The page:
Vitrectomy surgery with a gas bubble
Why have gas in your eye?
At the end of your eye operation your eye was filled with a medical gas. Gas is commonly used in vitrectomy eye operations to keep the retina in place whilst it is healing.
Why do I have to posture?
For the gas to have the right effect, it is necessary for you to keep your head in a certain position. You should have received separate instructions as to what your individually prescribed head posture is. This will depend on where there is a tear or hole in your retina. You must posture in such a way that the gas in your eye rises to cover the retinal tear or hole. This is the only way for the retina to heal properly and for your sight to improve. The commonest postures are right side, left side, face down, or sitting upward.
When will my sight come back?
For the first week you will only be able to see light and dark with your eye. This is because the gas makes everything badly out-of focus. Some people may see objects if held very close to the eye.
In time, your sight will begin to return. The timing depends on the type of gas used: short-acting gas (SF6) takes 2 to 3 weeks to disappear; long-acting gas (C3F8) takes about 2 months. When the gas bubble is down to half size, you will see a horizontal line across your vision, bobbing up and down with head movement. This is where the gas meets the fluid which is gradually replacing it. It is just like a spirit level. You will have sight above this line, and blackness below it. Day by day the line will move lower down; the seeing area will get bigger, and the black area will get smaller until it is just a circle at the bottom of your vision, and then it disappears.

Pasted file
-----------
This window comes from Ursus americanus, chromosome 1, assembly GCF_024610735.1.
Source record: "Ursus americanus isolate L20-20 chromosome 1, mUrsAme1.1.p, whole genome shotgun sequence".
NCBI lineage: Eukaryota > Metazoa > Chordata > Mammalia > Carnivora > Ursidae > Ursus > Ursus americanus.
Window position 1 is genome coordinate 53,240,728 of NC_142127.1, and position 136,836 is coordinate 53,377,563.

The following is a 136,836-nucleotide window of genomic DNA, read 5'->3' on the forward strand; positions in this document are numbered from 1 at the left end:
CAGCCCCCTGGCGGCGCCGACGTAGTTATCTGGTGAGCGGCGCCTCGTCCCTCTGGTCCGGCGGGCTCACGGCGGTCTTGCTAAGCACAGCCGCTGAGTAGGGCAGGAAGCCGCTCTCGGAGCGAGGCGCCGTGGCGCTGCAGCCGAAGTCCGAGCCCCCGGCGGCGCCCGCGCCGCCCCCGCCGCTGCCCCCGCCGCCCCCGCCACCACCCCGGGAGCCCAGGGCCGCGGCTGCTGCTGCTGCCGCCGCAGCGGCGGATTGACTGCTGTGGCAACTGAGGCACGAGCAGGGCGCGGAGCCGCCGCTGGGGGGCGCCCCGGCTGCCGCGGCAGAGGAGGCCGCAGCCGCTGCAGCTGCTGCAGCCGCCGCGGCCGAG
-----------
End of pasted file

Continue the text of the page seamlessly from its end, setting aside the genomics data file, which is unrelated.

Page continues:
Do I need to have check-ups?
As the gas is naturally replaced by fluid, you need regular eye examinations at the clinic. This is in order to make sure that those areas of retina no longer covered by gas remain in place. Occasionally, the retina can get loose (detached) whilst the gas leaves the eye, or shortly after. So, any time in the next few months, if you notice a worsening in vision in between appointments, please arrange for your appointment to be brought forward.
If you need a general anaesthetic for something else whilst you still have gas in your eye, it is very important that you let the anaesthetist know. He or she must not use nitrous oxide gas during the anaesthetic. Nitrous oxide moves into the gas bubble and can cause a dangerous rise in pressure in the eye.
As long as there is gas in your eye you must NOT fly in an aircraft. The pressure in the cabin of an aircraft is dropped to about 2/3 of the atmospheric pressure. If there is a gas bubble in your eye, this will expand to 1.5 times its size, with a corresponding rise in pressure in your eye. This would be very painful, and would lead to loss of sight.
The same thing, but to a lesser extent than flying, happens if you were to travel by road across mountains. You would feel pain in the eye as you reach higher altitudes, and the eye becomes comfortable again as you come down on the other side.
The advice in this booklet is based on a variety of sources, including latest research published in peer-reviewed scientifi c journals. It has also been scrutinized by a panel of experts from the Britain & Eire Association of Vitreoretinal Surgeons (“BEAVRS”). If you require further information about this, please ask your surgeon.